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  • Print publication year: 2008
  • Online publication date: September 2010

Chapter 10 - Crop diversification strategies for pest regulation in IPM systems


Ninety-one percent of the 1500 million hectares of the worldwide cropland are mostly under annual crop monocultures of wheat, rice, maize, cotton and soybeans (Smith & McSorley, 2000). These systems represent an extreme form of simplification of nature's biodiversity, since monocultures, in addition to being genetically uniform and species-poor systems, advance at the expense of natural vegetation, a key landscape component that provides important ecological services to agriculture such as natural mechanisms of crop protection (Altieri, 1999). Since the onset of agricultural modernization, farmers and researchers have been faced with a main ecological dilemma arising from the homogenization of agricultural systems: an increased vulnerability of crops to insect pests and diseases, which can be devastating when infesting uniform crop, large-scale monocultures (Adams et al., 1971; Altieri & Letourneau, 1982, 1984). The expansion of monocultures has decreased abundance and activity of natural enemies due to the removal of critical food resources and overwintering sites (Corbett & Rosenheim, 1996). With accelerating rates of habitat removal, the contribution to pest suppression by biocontrol agents using these habitats is declining and consequently agroecosystems are becoming increasingly vulnerable to pest outbreaks (e.g. Gurr et al., 2004).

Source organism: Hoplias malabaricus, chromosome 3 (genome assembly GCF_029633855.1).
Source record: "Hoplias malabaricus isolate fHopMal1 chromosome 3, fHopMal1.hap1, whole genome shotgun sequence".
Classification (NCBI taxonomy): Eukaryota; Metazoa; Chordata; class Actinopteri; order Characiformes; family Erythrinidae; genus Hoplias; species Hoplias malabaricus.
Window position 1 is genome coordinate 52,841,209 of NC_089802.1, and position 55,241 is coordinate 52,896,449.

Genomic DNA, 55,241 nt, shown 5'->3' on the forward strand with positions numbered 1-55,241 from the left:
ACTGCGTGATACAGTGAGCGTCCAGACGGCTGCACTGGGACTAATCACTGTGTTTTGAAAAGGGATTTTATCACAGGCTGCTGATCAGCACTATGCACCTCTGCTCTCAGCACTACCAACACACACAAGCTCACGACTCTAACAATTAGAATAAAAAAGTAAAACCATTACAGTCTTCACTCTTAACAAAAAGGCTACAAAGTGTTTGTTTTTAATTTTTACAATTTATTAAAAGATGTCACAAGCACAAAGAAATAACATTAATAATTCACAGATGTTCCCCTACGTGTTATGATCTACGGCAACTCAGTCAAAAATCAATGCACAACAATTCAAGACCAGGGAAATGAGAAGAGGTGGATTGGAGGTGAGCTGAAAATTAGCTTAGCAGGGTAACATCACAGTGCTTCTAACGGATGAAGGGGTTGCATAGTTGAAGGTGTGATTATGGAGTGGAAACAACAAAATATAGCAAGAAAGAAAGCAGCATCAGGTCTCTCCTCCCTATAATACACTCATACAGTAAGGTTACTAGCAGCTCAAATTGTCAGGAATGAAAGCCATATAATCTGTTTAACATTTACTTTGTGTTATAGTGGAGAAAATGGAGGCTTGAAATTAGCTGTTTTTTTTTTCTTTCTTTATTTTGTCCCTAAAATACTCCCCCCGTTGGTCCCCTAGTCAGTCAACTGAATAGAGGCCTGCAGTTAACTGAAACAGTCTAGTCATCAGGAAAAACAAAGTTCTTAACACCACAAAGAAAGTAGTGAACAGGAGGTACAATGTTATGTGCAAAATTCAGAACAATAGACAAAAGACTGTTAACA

A key task for agroecologists is to understand the link between biodiversity reduction and pest incidence in modern agroecosystems in order to reverse such vulnerability by increasing functional diversity in agricultural landscapes. One of the most obvious advantages of diversification is a reduced risk of total crop failure due to pest infestations (Nicholls & Altieri, 2004).

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